Last fall, I read my poem, “Life Review of External Scars” at an open mic at the Geraldine R Dodge Poetry Festival at Waterloo Village, NJ. I prefaced it by saying that this poem was in some ways darkly funny, though the list of scars is long and might seem dreadful. Over the years, I have developed a very well-honed dark sense of humor, sometimes laughing at times that might seem inappropriate, a funeral for example. It’s just my way of coping with what sometimes seems to be an ongoing onslaught of hard times. It is of course true that many scars are internal, not visible to the eye. Scars can also be in a culture as well as a person. “Should We” was written a few days after my bilateral lumpectomies, when I was very specifically dealing with raw, new scars on a sensitive area (emotionally and physically). I often read it now as a plea for peace. “Now As I Am” addresses the idea of being at home in the body, or the longing to feel that way, a topic I return to over and over.
by our scars
or by how far
we’ve come since
where we are,
where we’ve been
and what’s been done?
Margaret Dubay Mikus
Now As I Am
I opened the front door
to the home I once had
and began to unwrite
the unwritten rules.
so heavy a load
my shoulders were bowed.
passed down generations.
Rules of behavior
kept me glued to this spot
in fear of mistakes or imperfection,
shame, guilt or embarrassment.
And even one step forward
was too much to take
under such a burden.
Time to lay that burden down.
Thank you for any gifts
and ask forgiveness.
Forgiveness for the lack of trust,
forgiveness for forgetfulness,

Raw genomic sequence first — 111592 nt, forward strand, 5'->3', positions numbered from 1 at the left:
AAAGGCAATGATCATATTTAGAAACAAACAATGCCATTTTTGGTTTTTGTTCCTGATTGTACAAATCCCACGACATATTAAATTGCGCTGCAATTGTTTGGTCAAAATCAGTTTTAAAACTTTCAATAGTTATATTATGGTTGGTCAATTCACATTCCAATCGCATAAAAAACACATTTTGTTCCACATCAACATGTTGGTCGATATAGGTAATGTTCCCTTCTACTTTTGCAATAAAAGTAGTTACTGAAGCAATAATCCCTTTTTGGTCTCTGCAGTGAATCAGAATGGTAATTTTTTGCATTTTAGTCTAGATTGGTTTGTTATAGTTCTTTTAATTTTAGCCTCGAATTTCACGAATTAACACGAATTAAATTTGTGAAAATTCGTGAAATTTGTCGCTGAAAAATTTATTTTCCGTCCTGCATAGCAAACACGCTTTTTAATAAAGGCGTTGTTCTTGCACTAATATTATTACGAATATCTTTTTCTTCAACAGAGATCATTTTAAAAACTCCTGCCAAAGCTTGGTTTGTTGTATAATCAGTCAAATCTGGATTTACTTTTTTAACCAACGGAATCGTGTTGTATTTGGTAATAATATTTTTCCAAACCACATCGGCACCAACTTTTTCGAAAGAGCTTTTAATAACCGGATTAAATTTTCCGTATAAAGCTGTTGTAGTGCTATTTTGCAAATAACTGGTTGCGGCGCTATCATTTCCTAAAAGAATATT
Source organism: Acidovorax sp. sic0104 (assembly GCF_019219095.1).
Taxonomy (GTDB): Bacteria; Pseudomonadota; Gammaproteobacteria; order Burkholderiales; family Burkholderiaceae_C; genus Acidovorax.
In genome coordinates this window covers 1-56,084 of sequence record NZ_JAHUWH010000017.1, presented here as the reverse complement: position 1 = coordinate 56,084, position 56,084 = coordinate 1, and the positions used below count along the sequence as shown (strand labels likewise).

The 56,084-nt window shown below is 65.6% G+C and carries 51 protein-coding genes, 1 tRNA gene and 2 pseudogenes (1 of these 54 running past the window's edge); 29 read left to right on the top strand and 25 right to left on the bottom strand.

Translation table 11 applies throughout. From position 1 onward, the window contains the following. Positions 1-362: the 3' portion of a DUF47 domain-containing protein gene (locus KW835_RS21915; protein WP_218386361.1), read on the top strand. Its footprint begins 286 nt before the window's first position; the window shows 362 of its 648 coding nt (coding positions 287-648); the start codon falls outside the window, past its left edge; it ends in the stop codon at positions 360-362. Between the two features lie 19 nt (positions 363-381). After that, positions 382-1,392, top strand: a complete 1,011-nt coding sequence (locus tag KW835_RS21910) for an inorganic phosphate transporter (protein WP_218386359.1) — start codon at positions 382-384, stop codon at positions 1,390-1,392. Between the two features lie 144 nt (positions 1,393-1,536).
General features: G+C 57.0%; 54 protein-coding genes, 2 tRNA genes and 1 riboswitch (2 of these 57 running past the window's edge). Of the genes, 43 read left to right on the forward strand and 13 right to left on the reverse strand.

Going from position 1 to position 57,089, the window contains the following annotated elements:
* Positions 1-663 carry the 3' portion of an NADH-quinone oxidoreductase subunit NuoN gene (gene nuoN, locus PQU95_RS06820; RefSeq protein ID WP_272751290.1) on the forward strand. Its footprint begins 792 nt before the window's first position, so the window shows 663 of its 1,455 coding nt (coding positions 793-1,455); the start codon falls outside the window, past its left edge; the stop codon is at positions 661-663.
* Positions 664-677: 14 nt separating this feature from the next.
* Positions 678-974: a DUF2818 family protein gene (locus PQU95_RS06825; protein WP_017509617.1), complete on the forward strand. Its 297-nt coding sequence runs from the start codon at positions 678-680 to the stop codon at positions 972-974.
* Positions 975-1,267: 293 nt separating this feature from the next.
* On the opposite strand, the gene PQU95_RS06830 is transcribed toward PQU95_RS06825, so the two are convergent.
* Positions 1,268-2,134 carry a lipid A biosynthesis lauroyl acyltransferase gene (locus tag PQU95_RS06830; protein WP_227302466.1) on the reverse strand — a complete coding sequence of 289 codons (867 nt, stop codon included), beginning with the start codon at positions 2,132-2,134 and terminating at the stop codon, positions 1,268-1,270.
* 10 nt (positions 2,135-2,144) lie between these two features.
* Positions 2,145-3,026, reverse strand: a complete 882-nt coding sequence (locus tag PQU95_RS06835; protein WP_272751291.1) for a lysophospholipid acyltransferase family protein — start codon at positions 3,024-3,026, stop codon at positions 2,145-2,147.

forgiveness for any harsh words
or unkind thoughts or anything
less than generous.
When I look into clear blue eyes
in a mirror and see the pain there
and the laughter, the willingness,
I am encouraged,
I am nourished.
And I open the door
to a home I once had
and open the windows
to let in the light,
disperse the shadows,
freshen the air,
so that now, as I am,
I can come
back in and live there.
Margaret Dubay Mikus
Life Review of External Scars
remembered or deduced, roughly in order
The belly button it could be argued,
though the cut part fell off.
The white slash so near the right eye where
grandma’s golden retriever got me at three.
Jumping in bed, hit Mom and Dad’s dresser corner
with my chin. No staples, but butterflies to minimize scarring.
Hard swing, playground first grade, gashed skull, first stitches.
Dr. Griffin, kind man, talked me through it.
The visible, but not noticeable, line across
the fleshy lower third of my left index finger,
cut when I tried to get at a box of brown sugar
with our largest sharp knife and the hard block
did not yield, the blade slicing through the box
and into me down to the bone. Parents out,
leaving us to baby-sit: I was second oldest.
Terrified. Cold compresses to stop the bleeding.
No stitches, butterflies when Mom got home or next morning.
Four deep Staph. infections: left thumb in eighth grade;
right side of nose bridge, left temple and cheek,
in the middle of high school when most self-conscious.
Inch mystery scar outside of right thigh.
Tonsils removed at nineteen.
Small dimple scar on tailbone from pilonidal cyst
the size of a small orange, painful to sit on, then burst open.
Two episiotomies, network of stretch marks
from carrying and delivering watermelon babies.
Thirty six? was it? “voluntary” stitches to remove
suspicious, questionable large moles…that proved of no consequence.
Two and three-inch fine lines from breast cancers removed,
now replaced by two eight-inch thin seams fading to white,
overlying scar tissue where breasts once were.
Three umbilical incisions repairing hernias plus
two half inch slits at bikini line, removing tubes and ovaries.
All the mosquito bites, bee stings, falls, sprains,
strains, scrapes, burns and bruises healed to invisible.
Each one a miracle.
No physical trace of measles, chicken pox, flu,
small pox vaccines, Tb tests, hard bumps,
swollen lips, teenaged breakouts,
however transiently embarrassing.
No discoloration or inflammation from adult poison ivy,
no convincing demonstration of the initial devastation.
All this not to whine, the pitiful victim,
but to take a moment to realize how far I’ve come…
Margaret Dubay Mikus